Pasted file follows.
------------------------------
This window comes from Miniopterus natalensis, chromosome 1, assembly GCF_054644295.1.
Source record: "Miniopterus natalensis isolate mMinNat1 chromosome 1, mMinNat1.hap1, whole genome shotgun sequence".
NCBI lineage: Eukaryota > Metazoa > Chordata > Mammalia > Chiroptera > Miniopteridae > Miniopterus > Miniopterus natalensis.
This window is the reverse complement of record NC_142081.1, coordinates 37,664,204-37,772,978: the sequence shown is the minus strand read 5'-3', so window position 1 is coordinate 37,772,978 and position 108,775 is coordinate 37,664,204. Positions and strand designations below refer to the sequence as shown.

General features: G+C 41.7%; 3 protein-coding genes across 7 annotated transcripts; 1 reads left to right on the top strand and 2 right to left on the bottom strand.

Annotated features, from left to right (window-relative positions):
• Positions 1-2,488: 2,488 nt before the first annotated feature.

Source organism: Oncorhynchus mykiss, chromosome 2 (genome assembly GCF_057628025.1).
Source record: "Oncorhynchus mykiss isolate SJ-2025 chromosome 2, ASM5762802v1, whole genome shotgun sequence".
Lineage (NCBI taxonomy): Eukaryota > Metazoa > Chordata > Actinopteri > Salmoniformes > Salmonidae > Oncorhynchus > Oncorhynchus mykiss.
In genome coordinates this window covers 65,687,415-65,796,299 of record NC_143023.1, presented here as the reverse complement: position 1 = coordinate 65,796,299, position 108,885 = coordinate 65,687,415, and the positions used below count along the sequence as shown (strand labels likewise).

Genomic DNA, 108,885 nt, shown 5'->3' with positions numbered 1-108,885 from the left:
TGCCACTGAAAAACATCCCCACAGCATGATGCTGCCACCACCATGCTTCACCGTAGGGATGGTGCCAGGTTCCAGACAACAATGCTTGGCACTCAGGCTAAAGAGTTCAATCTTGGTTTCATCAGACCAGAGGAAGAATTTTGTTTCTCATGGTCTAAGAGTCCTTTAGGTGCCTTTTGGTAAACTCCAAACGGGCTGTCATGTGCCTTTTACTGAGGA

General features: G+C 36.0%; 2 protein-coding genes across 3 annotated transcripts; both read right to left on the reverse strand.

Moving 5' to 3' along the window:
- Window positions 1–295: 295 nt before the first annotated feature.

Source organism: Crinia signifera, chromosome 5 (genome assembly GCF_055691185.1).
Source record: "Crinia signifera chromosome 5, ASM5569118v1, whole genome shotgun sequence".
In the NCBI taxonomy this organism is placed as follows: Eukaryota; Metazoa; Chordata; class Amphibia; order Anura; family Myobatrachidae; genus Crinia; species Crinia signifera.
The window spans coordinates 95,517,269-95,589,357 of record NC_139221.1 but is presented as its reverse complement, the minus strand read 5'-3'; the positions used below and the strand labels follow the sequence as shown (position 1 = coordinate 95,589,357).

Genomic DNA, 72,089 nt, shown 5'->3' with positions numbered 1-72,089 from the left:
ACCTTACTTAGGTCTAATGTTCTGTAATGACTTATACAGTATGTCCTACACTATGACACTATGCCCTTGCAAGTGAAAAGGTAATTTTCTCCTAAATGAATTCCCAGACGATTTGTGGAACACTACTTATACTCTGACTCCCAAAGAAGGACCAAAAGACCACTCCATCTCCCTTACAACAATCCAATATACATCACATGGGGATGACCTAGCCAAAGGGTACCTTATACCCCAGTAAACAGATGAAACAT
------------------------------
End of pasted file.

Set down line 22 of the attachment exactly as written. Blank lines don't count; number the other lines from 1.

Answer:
ACCTTACTTAGGTCTAATGTTCTGTAATGACTTATACAGTATGTCCTACACTATGACACTATGCCCTTGCAAGTGAAAAGGTAATTTTCTCCTAAATGAATTCCCAGACGATTTGTGGAACACTACTTATACTCTGACTCCCAAAGAAGGACCAAAAGACCACTCCATCTCCCTTACAACAATCCAATATACATCACATGGGGATGACCTAGCCAAAGGGTACCTTATACCCCAGTAAACAGATGAAACAT